What can change things for the better? As I have said before, it is difficult to appreciate how serious a threat fire is until one gets burned. The same applies to information security. Just look at what having experienced such a massive data security breach did for Heartland Payment Systems security. Heartland is now a poster child for information security. Many of the organizations that were victimized by the Aurora attacks less than two years ago have also improved their security posture considerably, albeit still not adequately. Ultimately, major information security-related incidents serve as the best wake-up call for information security. So if 2011 becomes a better year for information security, it will be due more to organizations that have been burned getting more serious about information security and implementing security measures that are appropriate to the risks they face.

I also think that if improvements in the state of information security occur this year, they will in part be due to compliance-related pressures. As imperfect as it is, the PCI-DSS standard has resulted in improved security in many organizations that are subject to this standard. And although FISMA has not really improved security in U.S. government circles, FISMA 2 promises to have a more positive influence.

Let’s hope that I am wrong and that 2011 is a banner year in the practice of information security.

–Gene Schultz, Ph.D., CISSP, CISM, GSLC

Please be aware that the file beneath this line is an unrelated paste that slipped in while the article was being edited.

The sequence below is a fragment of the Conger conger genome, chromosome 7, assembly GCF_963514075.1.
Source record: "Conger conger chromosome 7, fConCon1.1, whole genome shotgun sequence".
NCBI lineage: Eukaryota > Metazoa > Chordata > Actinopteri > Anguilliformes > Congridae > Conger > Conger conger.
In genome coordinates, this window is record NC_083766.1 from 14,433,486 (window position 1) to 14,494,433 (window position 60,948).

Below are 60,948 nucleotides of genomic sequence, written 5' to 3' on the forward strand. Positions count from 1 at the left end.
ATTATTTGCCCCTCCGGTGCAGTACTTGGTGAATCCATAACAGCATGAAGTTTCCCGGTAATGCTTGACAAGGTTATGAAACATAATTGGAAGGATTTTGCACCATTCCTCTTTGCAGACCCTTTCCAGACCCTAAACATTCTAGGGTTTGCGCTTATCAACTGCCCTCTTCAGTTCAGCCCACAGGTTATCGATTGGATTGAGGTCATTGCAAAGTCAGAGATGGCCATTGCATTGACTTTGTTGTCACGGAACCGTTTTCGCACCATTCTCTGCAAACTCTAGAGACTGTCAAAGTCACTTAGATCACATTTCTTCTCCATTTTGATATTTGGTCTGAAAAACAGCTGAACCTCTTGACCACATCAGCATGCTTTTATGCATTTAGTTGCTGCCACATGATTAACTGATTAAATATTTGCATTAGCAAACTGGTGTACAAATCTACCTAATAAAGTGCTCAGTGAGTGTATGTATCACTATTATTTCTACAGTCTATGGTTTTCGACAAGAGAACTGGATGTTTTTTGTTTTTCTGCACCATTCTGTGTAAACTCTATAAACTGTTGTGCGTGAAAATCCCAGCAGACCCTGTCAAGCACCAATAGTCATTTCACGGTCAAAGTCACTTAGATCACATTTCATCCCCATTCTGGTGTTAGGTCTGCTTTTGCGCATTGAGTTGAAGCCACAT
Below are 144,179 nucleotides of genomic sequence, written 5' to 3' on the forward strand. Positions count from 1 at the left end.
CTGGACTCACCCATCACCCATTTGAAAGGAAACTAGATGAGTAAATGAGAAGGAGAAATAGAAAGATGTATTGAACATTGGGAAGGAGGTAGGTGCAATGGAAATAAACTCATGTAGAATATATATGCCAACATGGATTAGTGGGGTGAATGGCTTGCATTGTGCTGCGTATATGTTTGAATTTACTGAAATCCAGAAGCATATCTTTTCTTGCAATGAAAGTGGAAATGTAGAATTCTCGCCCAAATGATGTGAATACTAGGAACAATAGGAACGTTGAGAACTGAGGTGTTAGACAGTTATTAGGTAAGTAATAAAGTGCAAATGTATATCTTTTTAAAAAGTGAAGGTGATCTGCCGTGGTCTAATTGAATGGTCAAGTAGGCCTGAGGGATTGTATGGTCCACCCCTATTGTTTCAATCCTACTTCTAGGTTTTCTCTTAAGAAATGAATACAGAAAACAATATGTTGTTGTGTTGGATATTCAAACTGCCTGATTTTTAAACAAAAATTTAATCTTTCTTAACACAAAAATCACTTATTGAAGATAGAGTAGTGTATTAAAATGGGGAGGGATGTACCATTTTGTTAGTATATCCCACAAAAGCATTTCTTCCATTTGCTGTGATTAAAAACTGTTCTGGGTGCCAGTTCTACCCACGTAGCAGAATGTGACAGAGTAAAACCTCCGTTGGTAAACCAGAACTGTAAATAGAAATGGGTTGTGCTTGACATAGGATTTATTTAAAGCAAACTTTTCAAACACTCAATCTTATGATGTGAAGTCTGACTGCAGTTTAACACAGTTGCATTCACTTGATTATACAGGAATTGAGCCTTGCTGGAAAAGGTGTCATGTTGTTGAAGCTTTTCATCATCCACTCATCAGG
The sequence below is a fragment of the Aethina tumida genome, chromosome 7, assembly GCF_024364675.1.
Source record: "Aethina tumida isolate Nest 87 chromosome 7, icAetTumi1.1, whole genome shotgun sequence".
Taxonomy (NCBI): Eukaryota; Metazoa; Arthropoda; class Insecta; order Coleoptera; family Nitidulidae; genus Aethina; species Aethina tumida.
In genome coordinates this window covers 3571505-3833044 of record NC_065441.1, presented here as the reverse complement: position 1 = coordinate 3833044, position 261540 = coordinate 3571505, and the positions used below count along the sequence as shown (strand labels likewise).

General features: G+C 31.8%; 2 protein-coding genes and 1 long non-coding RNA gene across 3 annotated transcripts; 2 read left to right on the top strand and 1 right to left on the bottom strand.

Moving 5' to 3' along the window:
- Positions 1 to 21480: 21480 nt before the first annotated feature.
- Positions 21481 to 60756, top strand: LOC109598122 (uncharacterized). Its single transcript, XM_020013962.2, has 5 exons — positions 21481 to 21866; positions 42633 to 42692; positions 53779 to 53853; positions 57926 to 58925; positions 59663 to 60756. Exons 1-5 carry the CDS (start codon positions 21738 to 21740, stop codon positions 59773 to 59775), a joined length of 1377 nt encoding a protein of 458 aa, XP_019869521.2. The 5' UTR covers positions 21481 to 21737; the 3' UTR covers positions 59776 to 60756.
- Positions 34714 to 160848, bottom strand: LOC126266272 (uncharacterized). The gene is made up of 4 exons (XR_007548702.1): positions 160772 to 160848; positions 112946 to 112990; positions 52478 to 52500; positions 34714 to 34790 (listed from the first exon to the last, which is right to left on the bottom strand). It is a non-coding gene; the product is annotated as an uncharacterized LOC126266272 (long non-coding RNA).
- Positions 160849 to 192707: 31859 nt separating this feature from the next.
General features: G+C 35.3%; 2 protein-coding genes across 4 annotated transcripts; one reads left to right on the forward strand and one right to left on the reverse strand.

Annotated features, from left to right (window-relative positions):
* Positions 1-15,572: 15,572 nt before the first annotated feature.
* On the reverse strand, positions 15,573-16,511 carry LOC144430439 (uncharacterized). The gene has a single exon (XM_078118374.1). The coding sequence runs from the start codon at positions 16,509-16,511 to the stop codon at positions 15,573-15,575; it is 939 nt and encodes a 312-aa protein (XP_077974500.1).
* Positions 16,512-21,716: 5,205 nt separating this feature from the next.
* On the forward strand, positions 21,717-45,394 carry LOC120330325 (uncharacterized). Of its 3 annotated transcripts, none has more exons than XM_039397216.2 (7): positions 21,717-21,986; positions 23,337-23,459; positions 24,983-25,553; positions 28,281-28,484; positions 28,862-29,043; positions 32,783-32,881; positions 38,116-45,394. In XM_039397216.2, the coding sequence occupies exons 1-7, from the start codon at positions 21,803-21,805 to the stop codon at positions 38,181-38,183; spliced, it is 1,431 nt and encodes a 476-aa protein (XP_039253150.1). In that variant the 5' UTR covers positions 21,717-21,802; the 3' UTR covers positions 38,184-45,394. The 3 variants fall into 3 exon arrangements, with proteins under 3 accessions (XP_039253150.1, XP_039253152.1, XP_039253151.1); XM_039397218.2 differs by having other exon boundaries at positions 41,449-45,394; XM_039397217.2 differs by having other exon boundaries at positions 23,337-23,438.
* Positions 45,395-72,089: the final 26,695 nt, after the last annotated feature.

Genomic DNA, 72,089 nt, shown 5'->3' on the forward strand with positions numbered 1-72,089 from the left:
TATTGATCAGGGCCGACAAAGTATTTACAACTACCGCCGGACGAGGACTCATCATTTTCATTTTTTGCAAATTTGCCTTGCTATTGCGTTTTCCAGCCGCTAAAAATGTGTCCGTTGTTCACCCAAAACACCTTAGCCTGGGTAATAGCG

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Dr. Eugene Schultz is the CTO at Emagined Security, an information security consulting practice based in San Carlos, California. He is the author/co-author of five books, and has also written over 120 published papers. Gene has been the editor-in-chief of two journals and is currently on the editorial board of three journals. He is also a SANS instructor, member of the SANS NewsBites editorial board, co-author of the 2005 and 2006 CISM preparation materials, and is on the technical advisory board of three companies. Gene has previously managed an information security practice as well as a national incident response team. He has also been professor of computer science at several universities and is retired from the University of California. He has received the NASA Technical Excellence Award, the Department of Energy Excellence Award, the ISACA John Kuyers Best Speaker/Best Conference Contributor Award, the Vanguard Conference Top Gun Award (for best presenter) twice, the Vanguard Chairman’s Award, and the National Information Systems Security Conference Best Paper Award. A Distinguished Fellow of the Information Systems Security Association (ISSA), Gene has also been named to the ISSA Hall of Fame and has received ISSA’s Professional Achievement and Honor Roll Awards. He is currently a member of the accreditation board of the Institute of Information Security Professionals (IISP). Dr. Schultz has provided expert testimony before committees within the U.S. Senate and House of Representatives on various security-related issues, and has served as an expert witness in legal cases.